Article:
I've never seen that. WAN links typically all aggregate back to the BOE/DOE headquarters in the county, or a large high school, and then there is an IP service that is also leased. The WAN links are generally 1GE or 10GE and the IP service then is provided to that location as a separate product and circuit and usually is 'right sized' to be anywhere from 250 mbps to 2-3gbps depending on the size of the county. Usually that IP service is still overkill. I'm not saying that based on "Oh that looks like way too much for a school" but "Wow these guys are peaking at 4% max utilization on that link" ellipsis ellipsis ellipsis
Actually I work for a company that specializes in rural areas. Not Alaska or Wyoming rural, but we've built fiber into schools in towns too small for a gas station.
Like I said, if you fill out the right forms there is a ton of funding available.
If that's what you're worried about, we already know that this particular galaxy supports life. Our chances of finding it in one of the others was astronomically smaller anyway.
A steampunk universe, most likely.
At least that only violates one person's privacy.
This doesn't jive with my experience. K-12 schools can get federal funding for IP connectivity and in my experience they generally end up with way more than they need. I've seen bus garages with Gigabit connections and elementary schools with 10Gigabit. That's enough bandwidth to aggregate thousands of broadband customers. Maybe qualifying for that funding is a pain or has limitations that some schools don't qualify for, but there's definitely a LOT of money spent every year subsidizing new fiber for schools.
Or the Connect America Fund, which subsidizes rural telecom buildouts. Rural areas being predominately poor and expensive to reach.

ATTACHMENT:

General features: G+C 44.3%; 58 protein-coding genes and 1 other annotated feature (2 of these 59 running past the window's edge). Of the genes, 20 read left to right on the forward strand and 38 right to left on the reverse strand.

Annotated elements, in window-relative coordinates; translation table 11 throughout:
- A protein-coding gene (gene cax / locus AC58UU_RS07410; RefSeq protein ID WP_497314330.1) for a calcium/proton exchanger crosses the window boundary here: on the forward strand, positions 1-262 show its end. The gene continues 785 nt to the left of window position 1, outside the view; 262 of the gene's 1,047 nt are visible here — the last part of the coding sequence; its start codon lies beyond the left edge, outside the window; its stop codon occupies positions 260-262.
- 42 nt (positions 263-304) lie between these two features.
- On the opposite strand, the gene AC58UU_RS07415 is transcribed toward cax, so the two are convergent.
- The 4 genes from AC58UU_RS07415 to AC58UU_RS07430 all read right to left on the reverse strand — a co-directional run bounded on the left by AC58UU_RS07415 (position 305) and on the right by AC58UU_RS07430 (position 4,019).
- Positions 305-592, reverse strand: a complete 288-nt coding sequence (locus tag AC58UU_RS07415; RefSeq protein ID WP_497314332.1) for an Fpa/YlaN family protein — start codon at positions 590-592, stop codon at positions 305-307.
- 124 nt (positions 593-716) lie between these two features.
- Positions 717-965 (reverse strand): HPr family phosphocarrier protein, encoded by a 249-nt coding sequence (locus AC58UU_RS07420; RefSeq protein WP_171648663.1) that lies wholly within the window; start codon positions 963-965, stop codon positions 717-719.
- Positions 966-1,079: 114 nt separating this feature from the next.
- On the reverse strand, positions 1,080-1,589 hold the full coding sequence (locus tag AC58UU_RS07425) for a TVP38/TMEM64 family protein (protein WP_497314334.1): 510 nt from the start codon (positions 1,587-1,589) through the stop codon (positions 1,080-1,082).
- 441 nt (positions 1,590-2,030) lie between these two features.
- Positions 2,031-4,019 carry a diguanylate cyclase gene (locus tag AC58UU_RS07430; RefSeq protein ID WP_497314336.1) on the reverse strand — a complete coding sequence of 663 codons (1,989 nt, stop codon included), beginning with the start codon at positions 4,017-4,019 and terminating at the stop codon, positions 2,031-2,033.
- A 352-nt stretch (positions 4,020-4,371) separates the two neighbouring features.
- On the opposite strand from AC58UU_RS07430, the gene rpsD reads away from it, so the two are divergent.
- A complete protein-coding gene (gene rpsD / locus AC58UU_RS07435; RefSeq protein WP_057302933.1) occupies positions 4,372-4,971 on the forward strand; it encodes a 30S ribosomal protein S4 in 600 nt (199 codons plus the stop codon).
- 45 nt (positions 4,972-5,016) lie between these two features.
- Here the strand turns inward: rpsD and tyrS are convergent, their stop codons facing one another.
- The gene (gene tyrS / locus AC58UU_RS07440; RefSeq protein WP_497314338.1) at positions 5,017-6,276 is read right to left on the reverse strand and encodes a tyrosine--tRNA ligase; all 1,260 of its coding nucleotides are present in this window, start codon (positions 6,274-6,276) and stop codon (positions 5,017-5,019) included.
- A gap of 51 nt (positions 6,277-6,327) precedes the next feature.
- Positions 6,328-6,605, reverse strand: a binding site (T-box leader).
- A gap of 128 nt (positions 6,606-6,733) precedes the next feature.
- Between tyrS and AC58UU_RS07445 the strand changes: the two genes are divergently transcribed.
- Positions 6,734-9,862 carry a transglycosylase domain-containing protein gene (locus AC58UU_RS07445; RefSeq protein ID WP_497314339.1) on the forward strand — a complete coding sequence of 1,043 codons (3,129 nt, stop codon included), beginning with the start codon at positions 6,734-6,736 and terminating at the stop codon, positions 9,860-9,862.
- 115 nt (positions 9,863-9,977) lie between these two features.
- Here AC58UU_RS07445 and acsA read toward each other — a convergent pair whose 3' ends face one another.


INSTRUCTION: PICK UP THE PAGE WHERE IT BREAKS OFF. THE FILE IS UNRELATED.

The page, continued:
You'd be surprised at how many of these we are still using, especially in the far north or the desert areas where it is both flat and sparsely populated.
Most of those old legacy microwaves only go up to a DS3 though, which is 28 T1s or about 45 mpbs of encapsulated Ethernet traffic.
Now there is a new generation of microwave gear going in for Wireless ISPs and cellular backhaul. A lot of it already goes up to a gigabit I believe. I'm a fiber guy though so I don't know too much about them.
You understand why you get cash back though right? You get cash back because Visa/MC are charging so much extra they can afford kickbacks to the user.
By the same logic, CurrentC would be able to afford the same sort of rewards programs to get you to NOT use Visa/MC. Just because they haven't announced this doesn't mean they're not going to do it. If anything, I would expect more lucrative rewards programs because they're cutting out that middleman entirely.
He's not claiming a loss. He's listing Goodwill on his balance sheet. Since this is an 'intangible' asset it's taxed differently than a huge stadium.
To an ever increasing portion of the population, everything is about politics.
They are using technology developed for fiber optic communications. I expect the fiber they are using is standard single-mode G.652 fiber, and the device they are using to measure http://en.wikipedia.org/wiki/B... is an OTDR, which we use in telecom to measure fiber quality and locate defects/breaks.
The US system works exactly like the German system, as long as you are only dealing with voice or T1s. Unfortunately the laws have not been updated to apply to IP, Video, or cable and fiber delivery for that matter.
The safest car the NHSTA has ever tested, for one thing?
It's kW*hour not kW/hour. If a new battery powers my phone for twice as long does that mean it has half the capacity?